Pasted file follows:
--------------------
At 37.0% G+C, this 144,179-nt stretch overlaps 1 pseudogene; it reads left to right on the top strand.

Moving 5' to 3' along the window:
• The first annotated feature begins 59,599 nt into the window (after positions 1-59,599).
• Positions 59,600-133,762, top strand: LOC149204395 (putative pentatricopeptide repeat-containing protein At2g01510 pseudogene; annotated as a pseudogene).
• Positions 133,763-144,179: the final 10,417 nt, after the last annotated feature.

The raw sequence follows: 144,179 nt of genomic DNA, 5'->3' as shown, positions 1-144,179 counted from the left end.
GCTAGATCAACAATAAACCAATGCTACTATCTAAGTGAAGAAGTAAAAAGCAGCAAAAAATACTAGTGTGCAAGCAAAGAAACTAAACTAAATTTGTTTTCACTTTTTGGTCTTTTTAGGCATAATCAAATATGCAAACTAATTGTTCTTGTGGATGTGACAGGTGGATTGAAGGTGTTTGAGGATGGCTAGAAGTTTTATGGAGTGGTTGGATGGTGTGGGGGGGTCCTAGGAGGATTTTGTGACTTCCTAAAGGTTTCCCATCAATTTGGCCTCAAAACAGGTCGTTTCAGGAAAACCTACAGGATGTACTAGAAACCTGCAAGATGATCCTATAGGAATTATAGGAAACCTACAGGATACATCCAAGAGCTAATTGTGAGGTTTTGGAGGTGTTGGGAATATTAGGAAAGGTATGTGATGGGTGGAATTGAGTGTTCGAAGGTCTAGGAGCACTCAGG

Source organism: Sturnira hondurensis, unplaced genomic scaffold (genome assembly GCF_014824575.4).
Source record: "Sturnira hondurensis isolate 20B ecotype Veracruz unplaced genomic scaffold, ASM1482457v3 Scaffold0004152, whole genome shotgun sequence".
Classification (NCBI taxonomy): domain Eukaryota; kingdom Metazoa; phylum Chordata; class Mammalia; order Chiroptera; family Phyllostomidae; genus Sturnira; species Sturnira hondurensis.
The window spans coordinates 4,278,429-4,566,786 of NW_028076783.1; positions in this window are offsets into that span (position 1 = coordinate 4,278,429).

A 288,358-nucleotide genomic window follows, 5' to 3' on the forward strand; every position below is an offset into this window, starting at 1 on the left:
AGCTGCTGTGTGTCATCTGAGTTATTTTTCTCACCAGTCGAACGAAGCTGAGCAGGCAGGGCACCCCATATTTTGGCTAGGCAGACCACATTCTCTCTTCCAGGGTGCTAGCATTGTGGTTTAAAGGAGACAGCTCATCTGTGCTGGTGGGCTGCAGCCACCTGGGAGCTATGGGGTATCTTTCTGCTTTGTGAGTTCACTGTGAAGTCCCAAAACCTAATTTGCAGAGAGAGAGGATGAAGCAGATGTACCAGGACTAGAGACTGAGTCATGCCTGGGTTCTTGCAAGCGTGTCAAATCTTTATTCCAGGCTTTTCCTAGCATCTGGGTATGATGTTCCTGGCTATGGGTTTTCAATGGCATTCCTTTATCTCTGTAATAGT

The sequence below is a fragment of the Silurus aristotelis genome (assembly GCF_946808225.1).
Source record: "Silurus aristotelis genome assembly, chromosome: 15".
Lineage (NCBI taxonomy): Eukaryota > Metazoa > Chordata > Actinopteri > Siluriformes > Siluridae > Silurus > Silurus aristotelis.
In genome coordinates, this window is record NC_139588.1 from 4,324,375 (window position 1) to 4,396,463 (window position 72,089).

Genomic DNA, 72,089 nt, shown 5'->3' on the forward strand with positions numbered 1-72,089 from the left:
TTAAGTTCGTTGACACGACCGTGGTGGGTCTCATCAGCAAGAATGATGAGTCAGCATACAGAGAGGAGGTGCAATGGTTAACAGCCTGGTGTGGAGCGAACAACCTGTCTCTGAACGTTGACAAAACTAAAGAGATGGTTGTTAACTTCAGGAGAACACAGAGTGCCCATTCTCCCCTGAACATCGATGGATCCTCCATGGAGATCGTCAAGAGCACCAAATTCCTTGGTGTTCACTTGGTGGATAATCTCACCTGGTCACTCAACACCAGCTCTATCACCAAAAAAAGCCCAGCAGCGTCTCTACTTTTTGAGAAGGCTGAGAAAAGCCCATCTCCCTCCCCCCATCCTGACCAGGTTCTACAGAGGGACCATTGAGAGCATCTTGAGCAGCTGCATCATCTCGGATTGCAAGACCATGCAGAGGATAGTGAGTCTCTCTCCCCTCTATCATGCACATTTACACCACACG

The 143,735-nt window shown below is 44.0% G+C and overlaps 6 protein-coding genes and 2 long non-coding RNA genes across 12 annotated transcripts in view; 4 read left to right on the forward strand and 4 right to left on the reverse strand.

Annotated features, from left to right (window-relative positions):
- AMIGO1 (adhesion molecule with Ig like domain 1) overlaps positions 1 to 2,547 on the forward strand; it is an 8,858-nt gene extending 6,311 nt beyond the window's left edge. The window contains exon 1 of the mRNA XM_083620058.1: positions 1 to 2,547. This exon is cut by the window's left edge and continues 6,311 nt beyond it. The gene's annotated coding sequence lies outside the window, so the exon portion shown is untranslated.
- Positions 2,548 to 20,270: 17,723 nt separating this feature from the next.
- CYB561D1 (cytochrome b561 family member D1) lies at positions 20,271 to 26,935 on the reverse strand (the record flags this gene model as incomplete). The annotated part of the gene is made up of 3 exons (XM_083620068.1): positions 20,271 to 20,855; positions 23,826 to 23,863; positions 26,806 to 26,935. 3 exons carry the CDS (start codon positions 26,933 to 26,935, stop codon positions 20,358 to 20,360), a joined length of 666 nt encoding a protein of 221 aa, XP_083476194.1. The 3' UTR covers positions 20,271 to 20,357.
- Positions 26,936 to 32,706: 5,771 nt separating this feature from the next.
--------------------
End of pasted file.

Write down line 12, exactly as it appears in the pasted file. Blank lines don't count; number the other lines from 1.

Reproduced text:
A 288,358-nucleotide genomic window follows, 5' to 3' on the forward strand; every position below is an offset into this window, starting at 1 on the left: